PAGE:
The Trump administration has taken its first real step toward lunar landings

The Trump administration has taken its first real step toward lunar landings

reader comments 0 with 0 posters participating Share this story Share on Facebook Share on Twitter Share on Reddit NASA has new plans for how it will land humans on the Moon. NASA This involves a Transfer vehicle to get to low-lunar orbit, a Descent Vehicle, and an Ascent Vehicle. NASA NASA could potentially land…

For two years, the Trump administration has made various noises about returning humans to the Moon. There have been bill signings with Apollo astronauts such as Buzz Aldrin and Harrison Schmitt. Vice President Mike Pence has traveled to NASA facilities around the country to make speeches. And the president himselfhas musedabout the Moon and Mars.

However, beyond talk of returning humans to the Moon, much of the country’s civil space policy and budgeting priorities really hadn’t changed much until late last week. On Thursday, NASA released abroad agency announcementasking the US aerospace industry for its help to develop large landers that, as early as 2028, would carry astronauts to the surface of the Moon.

The new documents contain a trove of details about how the agency expects to send people back to the Moon with what it calls a “Human Landing System.” This activity, the documents state, “will once again establish US preeminence around and on the Moon. NASA is planning to develop a series of progressively more complex missions to the lunar surface, utilizing commercial participation to enhance US leadership.”

Wide interest

Private companies have been eagerly awaiting this solicitation since the Trump administration announced its return to the Moon. Not only will long-time NASA partners such as Lockheed Martin, Boeing, and Northrop Grumman almost certainly bid, so, likely, will larger new space companies such as SpaceX and Blue Origin. Some of the lesser known companies planning smaller scientific landers, including Intuitive Machines, Astrobotic, andMoon Express, also may aspire to build larger vehicles in the next decade.

As part of thisPhase A offering, NASA says it will make “multiple awards” valued at between $300,000 to $9 million to various companies. Sources say to expect six to eight awards for these six-month studies to identify designs for potential vehicles. Companies may bid on one or all three elements of NASA’s proposed landing system—a Transfer vehicle that will move astronauts to and from the Lunar Gateway to low-lunar orbit, a Descent vehicle that will carry humans down to the surface, and an Ascent vehicle that will carry the crew back to lunar orbit.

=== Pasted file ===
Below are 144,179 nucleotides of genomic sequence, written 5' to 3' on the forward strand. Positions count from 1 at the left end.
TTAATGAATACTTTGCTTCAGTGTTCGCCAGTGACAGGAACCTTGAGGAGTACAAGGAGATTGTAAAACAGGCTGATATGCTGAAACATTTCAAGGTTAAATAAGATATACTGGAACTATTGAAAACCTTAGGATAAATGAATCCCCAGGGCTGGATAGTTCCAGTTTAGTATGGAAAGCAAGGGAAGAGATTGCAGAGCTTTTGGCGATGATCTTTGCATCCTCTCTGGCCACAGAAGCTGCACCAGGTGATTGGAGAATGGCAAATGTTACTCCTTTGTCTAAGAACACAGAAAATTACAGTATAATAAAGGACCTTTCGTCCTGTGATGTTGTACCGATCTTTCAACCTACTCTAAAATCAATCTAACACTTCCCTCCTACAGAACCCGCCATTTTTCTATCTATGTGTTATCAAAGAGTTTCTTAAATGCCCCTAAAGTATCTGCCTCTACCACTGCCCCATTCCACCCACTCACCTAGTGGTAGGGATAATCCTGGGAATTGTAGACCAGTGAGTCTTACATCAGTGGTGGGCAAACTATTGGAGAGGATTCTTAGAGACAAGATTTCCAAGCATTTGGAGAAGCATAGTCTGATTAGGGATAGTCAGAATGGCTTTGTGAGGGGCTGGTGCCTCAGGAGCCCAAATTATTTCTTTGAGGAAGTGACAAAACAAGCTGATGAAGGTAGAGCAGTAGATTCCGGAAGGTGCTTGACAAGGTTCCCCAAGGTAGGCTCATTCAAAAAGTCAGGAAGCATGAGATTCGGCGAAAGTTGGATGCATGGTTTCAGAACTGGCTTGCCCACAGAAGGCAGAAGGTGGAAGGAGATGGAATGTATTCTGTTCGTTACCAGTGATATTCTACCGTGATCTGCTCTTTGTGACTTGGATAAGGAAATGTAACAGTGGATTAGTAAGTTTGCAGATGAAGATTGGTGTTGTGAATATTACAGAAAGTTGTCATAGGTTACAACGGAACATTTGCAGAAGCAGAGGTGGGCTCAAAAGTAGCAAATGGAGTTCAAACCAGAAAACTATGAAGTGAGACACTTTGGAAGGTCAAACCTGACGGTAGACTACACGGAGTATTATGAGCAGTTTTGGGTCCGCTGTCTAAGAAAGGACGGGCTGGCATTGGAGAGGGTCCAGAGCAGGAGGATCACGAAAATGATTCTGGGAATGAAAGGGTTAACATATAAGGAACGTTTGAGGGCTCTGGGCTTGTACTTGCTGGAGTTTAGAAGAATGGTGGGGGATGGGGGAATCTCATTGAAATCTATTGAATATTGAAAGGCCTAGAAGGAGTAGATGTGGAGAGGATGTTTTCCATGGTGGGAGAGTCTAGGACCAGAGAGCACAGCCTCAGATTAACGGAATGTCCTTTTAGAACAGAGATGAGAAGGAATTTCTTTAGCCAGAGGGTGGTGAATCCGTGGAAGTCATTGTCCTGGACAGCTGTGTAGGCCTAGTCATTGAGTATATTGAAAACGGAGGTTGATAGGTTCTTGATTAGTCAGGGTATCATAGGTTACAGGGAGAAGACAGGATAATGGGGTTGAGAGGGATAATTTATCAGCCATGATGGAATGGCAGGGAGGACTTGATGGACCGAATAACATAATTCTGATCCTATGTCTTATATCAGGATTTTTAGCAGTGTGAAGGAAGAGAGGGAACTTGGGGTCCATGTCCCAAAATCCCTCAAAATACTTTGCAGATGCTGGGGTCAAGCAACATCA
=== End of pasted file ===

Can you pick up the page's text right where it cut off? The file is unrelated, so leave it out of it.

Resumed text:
After this Phase A, NASA says it will select “zero, one, or two” awards for design and development and that such fixed-price contracts will be valued at “multiple hundreds of millions of dollars.” Because the “Descent” element is expected to fly first, NASA says that such proposals “are expected to receive a majority of overall funding.” Participating firms are expected to share costs with NASA, which means they are supposed to invest about 20 percent of their own funding into lander development.

A real step

NASA will hold an “industry day” on Thursday, in Washington, DC, to answer questions about these solicitations. While this was not unexpected, it is nonetheless significant that the agency is now moving forward with its plans to actually put humans on the Moon, with uncrewed demonstration missions coming as early as 2024.

This does not yet mean the space agency will actually return to the Moon. In 2008, as part of the Constellation program, NASA signed contracts with five potential vendorsfor the designof the “Altair” lander that would send humans back to the Moon, but that program was subsequently canceled by President Obama in 2010 because it was behind schedule and significantly over budget.

However, this time there seems to bemore of a consensusamong both NASA and the broader aerospace community that it is time for humans to move beyond low-Earth orbit and that an important part of that evolution will involve human landings on the Moon. Not only are there water resources there, but private companies are interested in helping and investing their own capital. Finally, there is the understanding that China is going to the Moon, probably by around 2030, and should NASA avoid the lunar surface it might cede supremacy there to its rising rival.

Listing image by NASA

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